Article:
The school year has begun, for some it is just a few weeks old, for others it has been in full swing for over a month. As parents, you closely watch your child’s progress, hoping this school year is a good one. If your child was recently diagnosed with ADHD, just started medication or changed their medication, these first few weeks of school are important. I have spent time this week looking through ADHDCentral.com to find information you need to help your child have the best possible success at school this year. The following are 10 articles I thought would help:
ADHDCentral’s Essential Back to School Guide - No matter what age your child is or what questions you have about school, this guide can point you in the right direction for finding the information.
Getting Involved in Your Child’s Education - When parents are involved in their child’s education they do better, getting higher grades and having better social skills. They have a better chance of graduating high school and going on to college. But what does “being involved” mean? Does it mean you have to give up time at work to be at the school, volunteering your time? Should you chaperone every field trip? Offer to help in the classroom? Fortunately, there are many different ways to be involved in your child’s education, even when you work full time. This article gives you 10 ways to let your child know his education matters to you.
Talking to Your Child’s Teacher - Communication with your child’s teacher is important for his success. You want to view the teacher as a partner in your child’s education and develop a good working relationship. Start this year off by going over these tips before meeting with a teacher.
Making the Most of the School Year - When your child reaches high school, school becomes more demanding. Teachers expect teens to be more self-sufficient and may not accept assignments that are late. This article provides tips for helping your teen get organized for the upcoming school year.
When Parents Feel Their Child Needs Special Accommodations - It is hard for a parent to watch their child struggle with schoolwork and not know what to do about it. As a parent, you can request an evaluation to determine if your child is eligible for accommodations in the classroom to help them succeed. In this post we outline how to request and evaluation and explain the law that protects your child from being discriminated against in school.
Suggestions for IEPs or Section 504s - ADHD - Once your child has been found to be eligible for accommodations, you might be confused as to what types of accommodations are best. While this is determined on an individual basis, we have listed a number of suggestions to help you get started thinking about what might best help your child.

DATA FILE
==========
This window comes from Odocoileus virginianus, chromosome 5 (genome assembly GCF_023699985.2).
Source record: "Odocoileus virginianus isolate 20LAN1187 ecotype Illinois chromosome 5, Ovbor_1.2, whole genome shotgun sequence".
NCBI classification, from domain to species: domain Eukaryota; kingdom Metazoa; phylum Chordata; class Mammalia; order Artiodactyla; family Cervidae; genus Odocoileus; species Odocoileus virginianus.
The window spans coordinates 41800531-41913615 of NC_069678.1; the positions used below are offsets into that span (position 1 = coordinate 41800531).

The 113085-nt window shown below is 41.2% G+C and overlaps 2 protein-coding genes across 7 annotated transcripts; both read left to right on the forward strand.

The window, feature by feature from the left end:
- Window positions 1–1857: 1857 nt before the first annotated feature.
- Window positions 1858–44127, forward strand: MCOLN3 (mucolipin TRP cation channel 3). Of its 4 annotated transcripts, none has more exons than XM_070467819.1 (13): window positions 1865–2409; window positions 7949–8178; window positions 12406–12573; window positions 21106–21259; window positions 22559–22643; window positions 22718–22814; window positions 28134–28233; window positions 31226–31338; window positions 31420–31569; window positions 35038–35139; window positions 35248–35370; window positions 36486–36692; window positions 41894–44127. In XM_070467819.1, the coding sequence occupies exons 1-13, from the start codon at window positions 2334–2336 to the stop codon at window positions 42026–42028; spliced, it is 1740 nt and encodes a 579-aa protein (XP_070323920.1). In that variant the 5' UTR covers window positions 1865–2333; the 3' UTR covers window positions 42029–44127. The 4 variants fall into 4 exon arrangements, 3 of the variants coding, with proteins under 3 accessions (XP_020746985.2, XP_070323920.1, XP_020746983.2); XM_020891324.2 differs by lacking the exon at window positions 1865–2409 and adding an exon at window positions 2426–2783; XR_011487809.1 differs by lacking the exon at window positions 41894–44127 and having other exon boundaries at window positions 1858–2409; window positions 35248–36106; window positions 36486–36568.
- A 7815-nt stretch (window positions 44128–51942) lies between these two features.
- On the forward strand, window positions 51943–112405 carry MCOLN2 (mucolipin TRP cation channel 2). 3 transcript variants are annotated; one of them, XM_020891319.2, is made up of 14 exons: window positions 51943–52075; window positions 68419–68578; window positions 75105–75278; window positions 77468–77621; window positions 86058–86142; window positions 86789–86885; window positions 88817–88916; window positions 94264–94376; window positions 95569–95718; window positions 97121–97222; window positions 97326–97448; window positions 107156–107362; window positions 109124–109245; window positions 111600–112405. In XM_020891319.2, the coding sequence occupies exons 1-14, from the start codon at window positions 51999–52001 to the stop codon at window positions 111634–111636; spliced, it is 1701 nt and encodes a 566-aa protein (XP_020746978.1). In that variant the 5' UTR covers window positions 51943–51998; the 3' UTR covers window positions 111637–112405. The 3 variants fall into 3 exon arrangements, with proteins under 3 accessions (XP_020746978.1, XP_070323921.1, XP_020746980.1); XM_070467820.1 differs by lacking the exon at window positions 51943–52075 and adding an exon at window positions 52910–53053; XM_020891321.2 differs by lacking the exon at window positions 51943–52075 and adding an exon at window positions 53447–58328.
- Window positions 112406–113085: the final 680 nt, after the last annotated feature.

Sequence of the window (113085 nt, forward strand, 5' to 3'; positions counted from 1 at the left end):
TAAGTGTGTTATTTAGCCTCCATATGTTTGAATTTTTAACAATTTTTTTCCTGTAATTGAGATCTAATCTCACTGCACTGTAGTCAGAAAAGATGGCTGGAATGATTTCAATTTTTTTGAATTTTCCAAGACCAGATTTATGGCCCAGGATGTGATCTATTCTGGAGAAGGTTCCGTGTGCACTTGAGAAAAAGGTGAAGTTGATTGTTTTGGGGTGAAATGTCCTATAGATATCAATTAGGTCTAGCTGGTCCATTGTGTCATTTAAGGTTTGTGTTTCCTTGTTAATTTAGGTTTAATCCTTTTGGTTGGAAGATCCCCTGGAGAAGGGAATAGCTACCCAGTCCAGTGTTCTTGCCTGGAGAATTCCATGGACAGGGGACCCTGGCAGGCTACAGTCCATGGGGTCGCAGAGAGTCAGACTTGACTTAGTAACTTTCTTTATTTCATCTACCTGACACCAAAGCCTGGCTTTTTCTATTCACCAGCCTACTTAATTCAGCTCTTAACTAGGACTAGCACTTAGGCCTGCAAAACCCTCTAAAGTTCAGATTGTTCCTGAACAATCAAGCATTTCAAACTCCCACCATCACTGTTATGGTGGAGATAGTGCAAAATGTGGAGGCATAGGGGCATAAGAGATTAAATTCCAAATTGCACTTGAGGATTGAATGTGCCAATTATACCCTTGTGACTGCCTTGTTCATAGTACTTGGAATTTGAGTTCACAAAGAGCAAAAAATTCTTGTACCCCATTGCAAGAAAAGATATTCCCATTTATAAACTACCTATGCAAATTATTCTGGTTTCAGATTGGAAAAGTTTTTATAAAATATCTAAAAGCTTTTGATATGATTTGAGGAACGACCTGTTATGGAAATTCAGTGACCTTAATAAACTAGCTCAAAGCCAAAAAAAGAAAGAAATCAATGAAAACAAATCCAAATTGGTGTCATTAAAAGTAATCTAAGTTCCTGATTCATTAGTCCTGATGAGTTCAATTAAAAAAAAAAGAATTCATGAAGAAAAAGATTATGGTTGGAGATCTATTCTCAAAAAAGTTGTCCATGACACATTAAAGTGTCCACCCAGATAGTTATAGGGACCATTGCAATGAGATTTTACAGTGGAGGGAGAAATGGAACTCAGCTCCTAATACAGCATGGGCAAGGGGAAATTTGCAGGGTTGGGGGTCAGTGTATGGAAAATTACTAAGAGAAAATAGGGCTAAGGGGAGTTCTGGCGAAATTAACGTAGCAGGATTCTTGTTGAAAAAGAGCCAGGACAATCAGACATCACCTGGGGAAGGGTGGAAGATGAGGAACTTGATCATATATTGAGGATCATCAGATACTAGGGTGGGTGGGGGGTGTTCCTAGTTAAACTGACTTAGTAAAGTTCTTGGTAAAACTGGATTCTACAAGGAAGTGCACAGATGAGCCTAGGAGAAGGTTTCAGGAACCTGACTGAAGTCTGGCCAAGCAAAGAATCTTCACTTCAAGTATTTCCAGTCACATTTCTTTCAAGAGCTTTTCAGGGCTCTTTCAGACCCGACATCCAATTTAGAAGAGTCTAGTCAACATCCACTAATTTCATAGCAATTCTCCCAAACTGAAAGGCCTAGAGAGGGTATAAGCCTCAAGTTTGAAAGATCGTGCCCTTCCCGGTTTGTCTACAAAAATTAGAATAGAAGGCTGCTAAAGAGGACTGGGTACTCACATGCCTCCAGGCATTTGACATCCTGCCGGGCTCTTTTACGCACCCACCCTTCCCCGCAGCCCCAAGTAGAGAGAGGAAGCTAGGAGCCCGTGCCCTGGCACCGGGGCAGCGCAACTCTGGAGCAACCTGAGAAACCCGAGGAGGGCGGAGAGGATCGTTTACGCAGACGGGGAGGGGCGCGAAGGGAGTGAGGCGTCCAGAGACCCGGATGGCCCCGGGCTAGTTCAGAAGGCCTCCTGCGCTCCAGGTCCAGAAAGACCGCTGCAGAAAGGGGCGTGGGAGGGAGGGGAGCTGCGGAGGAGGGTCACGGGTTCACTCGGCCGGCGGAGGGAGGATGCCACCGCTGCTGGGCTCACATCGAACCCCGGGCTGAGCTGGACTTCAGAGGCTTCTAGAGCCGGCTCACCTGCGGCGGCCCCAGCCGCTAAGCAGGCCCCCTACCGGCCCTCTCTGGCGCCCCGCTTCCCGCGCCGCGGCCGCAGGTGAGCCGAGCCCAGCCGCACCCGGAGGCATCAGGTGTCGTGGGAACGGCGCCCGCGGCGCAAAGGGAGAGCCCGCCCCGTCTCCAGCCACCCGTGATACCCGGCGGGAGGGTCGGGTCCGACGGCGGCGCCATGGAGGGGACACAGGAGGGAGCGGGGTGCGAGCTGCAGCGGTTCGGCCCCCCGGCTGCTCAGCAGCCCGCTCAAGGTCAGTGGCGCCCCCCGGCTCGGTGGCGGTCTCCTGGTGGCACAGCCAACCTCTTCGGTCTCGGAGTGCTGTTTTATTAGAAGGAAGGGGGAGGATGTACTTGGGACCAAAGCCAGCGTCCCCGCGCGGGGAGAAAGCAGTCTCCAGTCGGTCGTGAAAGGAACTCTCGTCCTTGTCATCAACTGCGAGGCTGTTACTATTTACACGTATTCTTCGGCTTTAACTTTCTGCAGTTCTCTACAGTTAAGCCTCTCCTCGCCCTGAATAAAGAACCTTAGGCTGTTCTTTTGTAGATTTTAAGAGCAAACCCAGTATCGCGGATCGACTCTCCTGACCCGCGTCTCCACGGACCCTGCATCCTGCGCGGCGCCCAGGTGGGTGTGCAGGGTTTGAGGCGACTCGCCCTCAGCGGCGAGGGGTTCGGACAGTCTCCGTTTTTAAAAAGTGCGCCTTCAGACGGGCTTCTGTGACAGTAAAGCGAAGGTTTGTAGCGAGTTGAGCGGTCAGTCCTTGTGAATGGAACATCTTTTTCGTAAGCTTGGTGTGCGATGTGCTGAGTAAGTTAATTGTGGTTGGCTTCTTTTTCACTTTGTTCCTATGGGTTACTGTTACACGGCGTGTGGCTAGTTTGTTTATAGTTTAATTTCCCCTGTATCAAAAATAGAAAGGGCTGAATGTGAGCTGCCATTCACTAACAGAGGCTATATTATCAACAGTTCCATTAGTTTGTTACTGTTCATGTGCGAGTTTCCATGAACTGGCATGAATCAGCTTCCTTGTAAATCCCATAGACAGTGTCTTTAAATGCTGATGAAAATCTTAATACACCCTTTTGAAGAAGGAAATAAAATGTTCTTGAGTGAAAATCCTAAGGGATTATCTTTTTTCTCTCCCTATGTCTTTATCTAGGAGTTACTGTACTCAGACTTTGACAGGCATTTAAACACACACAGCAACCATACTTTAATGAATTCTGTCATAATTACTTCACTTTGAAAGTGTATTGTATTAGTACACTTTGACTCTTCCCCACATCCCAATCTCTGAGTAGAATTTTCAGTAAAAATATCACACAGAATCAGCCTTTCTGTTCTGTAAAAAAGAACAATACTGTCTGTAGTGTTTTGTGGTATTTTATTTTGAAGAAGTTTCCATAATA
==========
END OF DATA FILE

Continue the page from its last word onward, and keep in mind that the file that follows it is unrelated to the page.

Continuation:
Sample Completed IEP - If you are just starting the process of having an IEP or Section 504 in place for your child, this sample will give you an idea of what information is included.
Does Your Child Need a Tutor? - Because ADHD doesn’t impact intelligence, understanding the subject matter might not be a problem. But because of missing assignments, inattention or problems with organization, it is easy for your child to quickly fall behind. You may see falling grades but you might also see some physical signs of stress such as headaches or stomach aches. Your child might try to avoid going to school. Find out the signs your child might need a tutor and places to look for one.
10 Suggestions for Winning the Homework Wars - Many children with ADHD have problems with homework: they may have written the assignment wrong or didn’t write it at all, they may forget to do it or spend hours completing the work only to not hand it in. Find tips to make homework time easier.
Handing in Homework Assignments - A common problem for children with ADHD is completing homework but never handing it in and therefore never getting credit for it. This is frustrating for you and your child, especially when grades for homework might make the difference between passing and failing a class. Based on my experience with my son, tips for parents to help make sure that homework makes it to the teacher.
Eileen Bailey is a freelance health writer. She is the author of What Went Right: Reframe Your Thinking for a Happier Now, Idiot’s Guide to Adult ADHD, Idiot’s Guide to Cognitive Behavioral Therapy, Essential Guide to Overcoming Obsessive Love, and Essential Guide to Asperger’s Syndrome. She can be found on Twitter @eileenmbailey and on Facebook at eileenmbailey.